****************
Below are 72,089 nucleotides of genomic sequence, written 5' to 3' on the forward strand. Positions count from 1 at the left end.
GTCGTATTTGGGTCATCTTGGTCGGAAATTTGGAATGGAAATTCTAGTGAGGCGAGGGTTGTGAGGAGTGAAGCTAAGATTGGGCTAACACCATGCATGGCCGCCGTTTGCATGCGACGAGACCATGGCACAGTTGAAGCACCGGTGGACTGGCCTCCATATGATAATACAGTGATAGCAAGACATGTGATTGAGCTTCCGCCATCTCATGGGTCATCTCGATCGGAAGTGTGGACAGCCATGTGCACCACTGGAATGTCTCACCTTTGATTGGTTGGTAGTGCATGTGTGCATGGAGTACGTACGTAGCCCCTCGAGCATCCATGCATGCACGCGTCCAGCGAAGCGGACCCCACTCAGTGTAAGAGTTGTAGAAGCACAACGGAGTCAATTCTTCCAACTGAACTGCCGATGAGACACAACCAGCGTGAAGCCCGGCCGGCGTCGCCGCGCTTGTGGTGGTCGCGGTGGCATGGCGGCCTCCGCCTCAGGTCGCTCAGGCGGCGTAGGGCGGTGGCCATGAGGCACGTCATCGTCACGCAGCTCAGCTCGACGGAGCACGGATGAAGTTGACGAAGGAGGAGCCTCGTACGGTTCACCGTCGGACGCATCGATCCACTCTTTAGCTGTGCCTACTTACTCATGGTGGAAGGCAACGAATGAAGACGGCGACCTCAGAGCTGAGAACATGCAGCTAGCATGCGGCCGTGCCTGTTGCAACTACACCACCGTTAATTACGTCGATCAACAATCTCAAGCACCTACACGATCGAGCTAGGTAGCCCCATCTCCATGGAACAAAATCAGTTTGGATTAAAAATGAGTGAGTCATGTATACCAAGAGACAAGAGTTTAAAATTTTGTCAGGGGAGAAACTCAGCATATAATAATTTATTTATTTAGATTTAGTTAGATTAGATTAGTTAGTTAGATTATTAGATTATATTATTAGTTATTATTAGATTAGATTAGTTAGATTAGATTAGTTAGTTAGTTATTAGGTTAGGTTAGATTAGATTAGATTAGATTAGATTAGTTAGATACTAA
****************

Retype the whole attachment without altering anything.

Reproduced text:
Below are 72,089 nucleotides of genomic sequence, written 5' to 3' on the forward strand. Positions count from 1 at the left end.
GTCGTATTTGGGTCATCTTGGTCGGAAATTTGGAATGGAAATTCTAGTGAGGCGAGGGTTGTGAGGAGTGAAGCTAAGATTGGGCTAACACCATGCATGGCCGCCGTTTGCATGCGACGAGACCATGGCACAGTTGAAGCACCGGTGGACTGGCCTCCATATGATAATACAGTGATAGCAAGACATGTGATTGAGCTTCCGCCATCTCATGGGTCATCTCGATCGGAAGTGTGGACAGCCATGTGCACCACTGGAATGTCTCACCTTTGATTGGTTGGTAGTGCATGTGTGCATGGAGTACGTACGTAGCCCCTCGAGCATCCATGCATGCACGCGTCCAGCGAAGCGGACCCCACTCAGTGTAAGAGTTGTAGAAGCACAACGGAGTCAATTCTTCCAACTGAACTGCCGATGAGACACAACCAGCGTGAAGCCCGGCCGGCGTCGCCGCGCTTGTGGTGGTCGCGGTGGCATGGCGGCCTCCGCCTCAGGTCGCTCAGGCGGCGTAGGGCGGTGGCCATGAGGCACGTCATCGTCACGCAGCTCAGCTCGACGGAGCACGGATGAAGTTGACGAAGGAGGAGCCTCGTACGGTTCACCGTCGGACGCATCGATCCACTCTTTAGCTGTGCCTACTTACTCATGGTGGAAGGCAACGAATGAAGACGGCGACCTCAGAGCTGAGAACATGCAGCTAGCATGCGGCCGTGCCTGTTGCAACTACACCACCGTTAATTACGTCGATCAACAATCTCAAGCACCTACACGATCGAGCTAGGTAGCCCCATCTCCATGGAACAAAATCAGTTTGGATTAAAAATGAGTGAGTCATGTATACCAAGAGACAAGAGTTTAAAATTTTGTCAGGGGAGAAACTCAGCATATAATAATTTATTTATTTAGATTTAGTTAGATTAGATTAGTTAGTTAGATTATTAGATTATATTATTAGTTATTATTAGATTAGATTAGTTAGATTAGATTAGTTAGTTAGTTATTAGGTTAGGTTAGATTAGATTAGATTAGATTAGATTAGTTAGATACTAA